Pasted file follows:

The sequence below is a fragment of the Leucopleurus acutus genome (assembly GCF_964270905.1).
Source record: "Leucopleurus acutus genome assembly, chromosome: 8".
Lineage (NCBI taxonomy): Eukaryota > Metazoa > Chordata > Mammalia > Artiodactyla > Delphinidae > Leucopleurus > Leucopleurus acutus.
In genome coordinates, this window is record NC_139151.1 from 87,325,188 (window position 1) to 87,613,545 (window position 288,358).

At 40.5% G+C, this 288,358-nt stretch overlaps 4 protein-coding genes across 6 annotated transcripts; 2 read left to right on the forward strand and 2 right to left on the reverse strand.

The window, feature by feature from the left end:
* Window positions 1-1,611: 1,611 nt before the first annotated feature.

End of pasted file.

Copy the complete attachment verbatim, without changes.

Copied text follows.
The sequence below is a fragment of the Leucopleurus acutus genome (assembly GCF_964270905.1).
Source record: "Leucopleurus acutus genome assembly, chromosome: 8".
Lineage (NCBI taxonomy): Eukaryota > Metazoa > Chordata > Mammalia > Artiodactyla > Delphinidae > Leucopleurus > Leucopleurus acutus.
In genome coordinates, this window is record NC_139151.1 from 87,325,188 (window position 1) to 87,613,545 (window position 288,358).

At 40.5% G+C, this 288,358-nt stretch overlaps 4 protein-coding genes across 6 annotated transcripts; 2 read left to right on the forward strand and 2 right to left on the reverse strand.

The window, feature by feature from the left end:
* Window positions 1-1,611: 1,611 nt before the first annotated feature.